Further evidence of the elusiveness of a collective memory of Confederate Texas lies in the fact that Texas's experience of the Civil War was not the same as that of other states in the Confederacy. Most of the war was fought elsewhere. As Charles Ramsdell observed, Texas suffered less than her sister states throughout the war and during the first two or three years was fairly prosperous. No hostile armies laid waste her towns and fields or withdrew slaves from the plantations. Good crops were raised every year. During most of the war Texas ports were open, and steamers and blockade runners made their way to and from Vera Cruz, Havana, and the ports of Europe. Moreover, the Mexican border offered peculiar advantages for a safe overland trade, and through that channel the staples of Texas were exported and exchanged for necessary supplies or specie. Houstonian T. W. House served the Confederacy loyally and well but never had much hope that the Confederate armies could defeat the far larger, better-equipped forces of the Union. He therefore avoided accumulating Confederate currency and added to his gold reserves whenever possible. At war's end, he had $300,000 in gold laid away in England.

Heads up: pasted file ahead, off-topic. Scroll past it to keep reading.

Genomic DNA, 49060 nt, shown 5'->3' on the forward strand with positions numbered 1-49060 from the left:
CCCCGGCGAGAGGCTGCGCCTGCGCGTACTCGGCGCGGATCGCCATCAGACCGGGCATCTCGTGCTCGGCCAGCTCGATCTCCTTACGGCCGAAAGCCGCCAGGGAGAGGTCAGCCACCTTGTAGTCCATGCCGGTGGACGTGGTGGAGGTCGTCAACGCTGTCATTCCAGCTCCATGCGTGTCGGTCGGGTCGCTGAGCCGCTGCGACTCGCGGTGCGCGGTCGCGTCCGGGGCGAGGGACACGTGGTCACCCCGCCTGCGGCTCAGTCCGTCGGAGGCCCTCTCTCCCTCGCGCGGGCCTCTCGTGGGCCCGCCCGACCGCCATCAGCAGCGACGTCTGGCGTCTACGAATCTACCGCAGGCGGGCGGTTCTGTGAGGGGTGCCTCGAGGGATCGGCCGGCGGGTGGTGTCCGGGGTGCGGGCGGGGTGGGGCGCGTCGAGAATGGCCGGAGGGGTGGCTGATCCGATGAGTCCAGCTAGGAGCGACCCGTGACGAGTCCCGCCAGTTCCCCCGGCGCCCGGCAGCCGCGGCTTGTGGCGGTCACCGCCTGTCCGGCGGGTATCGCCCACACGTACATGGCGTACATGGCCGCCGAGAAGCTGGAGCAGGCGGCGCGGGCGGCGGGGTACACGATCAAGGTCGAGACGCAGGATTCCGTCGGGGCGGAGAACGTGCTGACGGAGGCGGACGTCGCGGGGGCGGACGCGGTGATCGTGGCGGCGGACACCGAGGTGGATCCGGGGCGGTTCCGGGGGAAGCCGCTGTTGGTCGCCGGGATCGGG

Excerpted from Lone Star Unionism, Dissent, and Resistance by Jesús F. de la Teja. Copyright © 2016 University of Oklahoma Press. Excerpted by permission of UNIVERSITY OF OKLAHOMA PRESS.
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Table of Contents
ContentsList of Illustrations,
Introduction Jesús F. de la Teja,
1. Gray Ghost: Creating a Collective Memory of a Confederate Texas Laura Lyons McLemore,
2. The Problem of Slave Flight in Civil War Texas Andrew J. Torget,
3. Involuntary Removals: "Refugeed Slaves" in Confederate Texas W. Caleb McDaniel,
4. East Texas Unionism: Warren J. Collins, Big Thicket Jayhawker Victoria E. Bynum,
5. New Americans or New Southerners? Unionist German Texans Walter D. Kamphoefner,
6. "Although We Are the Last Soldiers": Citizenship, Ideology, and Tejano Unionism Omar S. Valerio-Jiménez,
7. A Texas Reign of Terror: Anti-Unionist Violence in North Texas Richard B. McCaslin,
8. In Defense of Their Families: African American Women, the Freedmen's Bureau, and Racial Violence during Reconstruction in Texas Rebecca A. Czuchry,
9. "Three Cheers to Freedom and Equal Rights to All": Juneteenth and the Meaning of Citizenship Elizabeth Hayes Turner,
10. Edmund J. Davis — Unlikely Radical Carl H. Moneyhon,
List of Contributors,